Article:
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Artery Reclosure and Angioplasty

During an angioplasty, blood flow through the artery can become blocked, which can lead to complications, including artery reclosure. Angioplasty, for instance, can cause a large tear in the artery. In other cases, artery reclosure occurs as the result of the formation of blood clots at the site of the angioplasty. About half of abrupt closures can be reversed by simply performing another balloon dilation, but artery reclosure during angioplasty may require emergency open heart surgery in severe cases.

An Introduction to Artery Reclosure and Angioplasty

Injuries can occur during an angioplasty. For example, a tear to the inside of your artery may occur as the balloon expands against the plaque. This is a common occurrence with balloon angioplasty, and most injuries heal by themselves. However, if the tear progresses and becomes quite large, it can actually block the flow of blood through the artery. This is called an "abrupt closure of the artery" and usually occurs within minutes of the balloon's inflation. You will experience severe chest pain if this occurs.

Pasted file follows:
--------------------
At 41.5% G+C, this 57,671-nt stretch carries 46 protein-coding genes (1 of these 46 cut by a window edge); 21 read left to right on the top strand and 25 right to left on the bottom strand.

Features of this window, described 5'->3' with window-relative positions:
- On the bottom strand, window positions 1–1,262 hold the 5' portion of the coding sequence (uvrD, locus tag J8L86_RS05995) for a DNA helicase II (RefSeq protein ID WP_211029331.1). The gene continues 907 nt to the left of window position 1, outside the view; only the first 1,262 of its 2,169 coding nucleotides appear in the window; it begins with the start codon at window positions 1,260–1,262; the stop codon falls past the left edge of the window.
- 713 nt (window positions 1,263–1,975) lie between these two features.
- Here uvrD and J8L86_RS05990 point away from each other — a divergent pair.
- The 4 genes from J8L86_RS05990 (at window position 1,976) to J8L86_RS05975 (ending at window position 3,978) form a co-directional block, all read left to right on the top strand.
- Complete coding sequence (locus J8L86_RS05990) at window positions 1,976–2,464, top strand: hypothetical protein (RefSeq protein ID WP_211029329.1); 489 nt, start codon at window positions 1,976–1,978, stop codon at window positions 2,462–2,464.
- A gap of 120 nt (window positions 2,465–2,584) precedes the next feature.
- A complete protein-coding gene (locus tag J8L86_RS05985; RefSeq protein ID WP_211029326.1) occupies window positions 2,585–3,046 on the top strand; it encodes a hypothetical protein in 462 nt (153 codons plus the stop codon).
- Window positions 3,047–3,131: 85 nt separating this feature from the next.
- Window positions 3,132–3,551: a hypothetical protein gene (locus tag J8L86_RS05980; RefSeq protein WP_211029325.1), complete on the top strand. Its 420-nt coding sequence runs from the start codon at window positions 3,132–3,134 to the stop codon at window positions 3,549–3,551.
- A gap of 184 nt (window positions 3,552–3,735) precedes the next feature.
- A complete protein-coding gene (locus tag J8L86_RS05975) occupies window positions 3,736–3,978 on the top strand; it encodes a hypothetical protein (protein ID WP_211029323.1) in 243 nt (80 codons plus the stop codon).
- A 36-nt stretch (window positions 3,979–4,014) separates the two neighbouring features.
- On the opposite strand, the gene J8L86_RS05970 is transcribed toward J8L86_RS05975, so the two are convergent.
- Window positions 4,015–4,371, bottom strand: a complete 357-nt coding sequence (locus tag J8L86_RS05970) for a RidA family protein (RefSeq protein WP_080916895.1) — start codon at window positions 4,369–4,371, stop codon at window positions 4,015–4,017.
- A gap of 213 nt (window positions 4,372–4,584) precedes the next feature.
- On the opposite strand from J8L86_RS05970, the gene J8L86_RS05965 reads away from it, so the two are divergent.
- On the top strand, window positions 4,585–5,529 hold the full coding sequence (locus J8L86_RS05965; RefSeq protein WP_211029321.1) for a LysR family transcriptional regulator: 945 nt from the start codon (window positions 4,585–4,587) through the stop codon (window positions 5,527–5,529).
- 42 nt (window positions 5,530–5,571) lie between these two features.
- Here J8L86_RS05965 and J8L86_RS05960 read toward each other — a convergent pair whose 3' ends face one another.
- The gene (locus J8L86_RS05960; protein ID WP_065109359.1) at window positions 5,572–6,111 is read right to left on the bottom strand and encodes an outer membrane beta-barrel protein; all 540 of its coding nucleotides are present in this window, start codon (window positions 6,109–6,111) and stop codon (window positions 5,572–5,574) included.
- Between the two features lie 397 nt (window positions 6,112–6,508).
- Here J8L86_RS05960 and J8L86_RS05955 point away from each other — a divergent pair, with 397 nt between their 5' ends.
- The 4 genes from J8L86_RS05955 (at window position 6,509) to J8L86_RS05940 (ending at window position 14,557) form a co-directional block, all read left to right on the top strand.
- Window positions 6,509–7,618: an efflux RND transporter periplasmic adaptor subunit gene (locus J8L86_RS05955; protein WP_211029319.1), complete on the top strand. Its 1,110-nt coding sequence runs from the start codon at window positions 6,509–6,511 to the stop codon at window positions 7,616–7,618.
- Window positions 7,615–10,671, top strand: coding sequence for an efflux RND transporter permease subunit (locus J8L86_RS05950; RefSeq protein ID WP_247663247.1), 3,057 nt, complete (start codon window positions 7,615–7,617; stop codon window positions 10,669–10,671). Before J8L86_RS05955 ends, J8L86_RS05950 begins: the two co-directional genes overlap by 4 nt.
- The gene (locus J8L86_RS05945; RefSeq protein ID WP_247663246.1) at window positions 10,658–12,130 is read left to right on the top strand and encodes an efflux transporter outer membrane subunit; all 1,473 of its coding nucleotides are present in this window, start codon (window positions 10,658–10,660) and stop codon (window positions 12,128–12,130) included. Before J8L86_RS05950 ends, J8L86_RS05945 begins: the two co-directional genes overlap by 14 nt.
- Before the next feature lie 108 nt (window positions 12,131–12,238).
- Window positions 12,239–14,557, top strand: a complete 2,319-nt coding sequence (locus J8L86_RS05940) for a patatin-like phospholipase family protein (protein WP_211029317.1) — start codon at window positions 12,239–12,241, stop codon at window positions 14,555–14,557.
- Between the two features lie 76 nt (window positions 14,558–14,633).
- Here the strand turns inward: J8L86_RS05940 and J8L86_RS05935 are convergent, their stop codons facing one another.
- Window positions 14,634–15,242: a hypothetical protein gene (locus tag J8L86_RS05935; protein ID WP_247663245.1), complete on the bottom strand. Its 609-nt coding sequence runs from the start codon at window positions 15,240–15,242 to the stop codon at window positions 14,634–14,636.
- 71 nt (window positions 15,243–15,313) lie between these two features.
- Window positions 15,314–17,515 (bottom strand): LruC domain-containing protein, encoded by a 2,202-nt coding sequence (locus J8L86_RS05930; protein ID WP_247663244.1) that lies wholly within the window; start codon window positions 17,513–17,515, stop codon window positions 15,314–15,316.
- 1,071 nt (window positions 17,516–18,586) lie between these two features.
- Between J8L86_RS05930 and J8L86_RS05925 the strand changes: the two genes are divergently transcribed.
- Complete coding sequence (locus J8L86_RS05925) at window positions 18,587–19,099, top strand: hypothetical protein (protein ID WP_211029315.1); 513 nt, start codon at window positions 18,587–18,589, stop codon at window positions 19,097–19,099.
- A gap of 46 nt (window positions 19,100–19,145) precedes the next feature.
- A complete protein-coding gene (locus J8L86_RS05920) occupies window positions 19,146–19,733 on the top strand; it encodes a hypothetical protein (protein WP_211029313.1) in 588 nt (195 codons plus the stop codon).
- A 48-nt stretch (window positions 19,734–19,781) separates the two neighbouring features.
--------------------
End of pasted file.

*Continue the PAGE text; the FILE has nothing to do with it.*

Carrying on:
About half of abrupt closures can be reversed by simply performing another balloon dilation. A stent may also be placed to help keep the artery open. If it is not possible to safely open the artery by balloon dilation, emergency coronary bypass surgery may be necessary. Because the bypass surgery is done only in emergencies, the risks (which include death) are higher than those of a regularly scheduled bypass surgery.
Abrupt closure can also occur due to the formation of clots at the site of the angioplasty. If this is the cause, treatment can include balloon dilation and blood-thinning medication.
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Coronary Angioplasty

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